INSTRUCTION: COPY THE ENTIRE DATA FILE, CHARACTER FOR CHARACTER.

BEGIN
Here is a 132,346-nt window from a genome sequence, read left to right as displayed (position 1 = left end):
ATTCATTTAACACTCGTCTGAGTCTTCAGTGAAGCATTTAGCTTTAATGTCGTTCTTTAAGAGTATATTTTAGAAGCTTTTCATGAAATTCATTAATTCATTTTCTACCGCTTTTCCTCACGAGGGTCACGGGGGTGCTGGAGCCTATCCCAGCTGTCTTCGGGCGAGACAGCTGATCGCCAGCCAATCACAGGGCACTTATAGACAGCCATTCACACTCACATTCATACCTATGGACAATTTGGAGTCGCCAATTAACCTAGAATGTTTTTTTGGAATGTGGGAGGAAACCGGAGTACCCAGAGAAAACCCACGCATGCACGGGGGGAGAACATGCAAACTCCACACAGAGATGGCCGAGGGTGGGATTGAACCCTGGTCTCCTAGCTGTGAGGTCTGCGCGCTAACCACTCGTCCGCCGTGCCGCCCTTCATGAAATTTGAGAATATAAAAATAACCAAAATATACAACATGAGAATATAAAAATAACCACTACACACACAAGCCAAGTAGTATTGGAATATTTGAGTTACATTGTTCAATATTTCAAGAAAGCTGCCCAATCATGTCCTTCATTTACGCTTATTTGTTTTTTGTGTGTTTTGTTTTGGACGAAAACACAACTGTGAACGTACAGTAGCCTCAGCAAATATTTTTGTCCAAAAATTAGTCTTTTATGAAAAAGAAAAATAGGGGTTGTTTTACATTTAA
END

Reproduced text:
Here is a 132,346-nt window from a genome sequence, read left to right as displayed (position 1 = left end):
ATTCATTTAACACTCGTCTGAGTCTTCAGTGAAGCATTTAGCTTTAATGTCGTTCTTTAAGAGTATATTTTAGAAGCTTTTCATGAAATTCATTAATTCATTTTCTACCGCTTTTCCTCACGAGGGTCACGGGGGTGCTGGAGCCTATCCCAGCTGTCTTCGGGCGAGACAGCTGATCGCCAGCCAATCACAGGGCACTTATAGACAGCCATTCACACTCACATTCATACCTATGGACAATTTGGAGTCGCCAATTAACCTAGAATGTTTTTTTGGAATGTGGGAGGAAACCGGAGTACCCAGAGAAAACCCACGCATGCACGGGGGGAGAACATGCAAACTCCACACAGAGATGGCCGAGGGTGGGATTGAACCCTGGTCTCCTAGCTGTGAGGTCTGCGCGCTAACCACTCGTCCGCCGTGCCGCCCTTCATGAAATTTGAGAATATAAAAATAACCAAAATATACAACATGAGAATATAAAAATAACCACTACACACACAAGCCAAGTAGTATTGGAATATTTGAGTTACATTGTTCAATATTTCAAGAAAGCTGCCCAATCATGTCCTTCATTTACGCTTATTTGTTTTTTGTGTGTTTTGTTTTGGACGAAAACACAACTGTGAACGTACAGTAGCCTCAGCAAATATTTTTGTCCAAAAATTAGTCTTTTATGAAAAAGAAAAATAGGGGTTGTTTTACATTTAA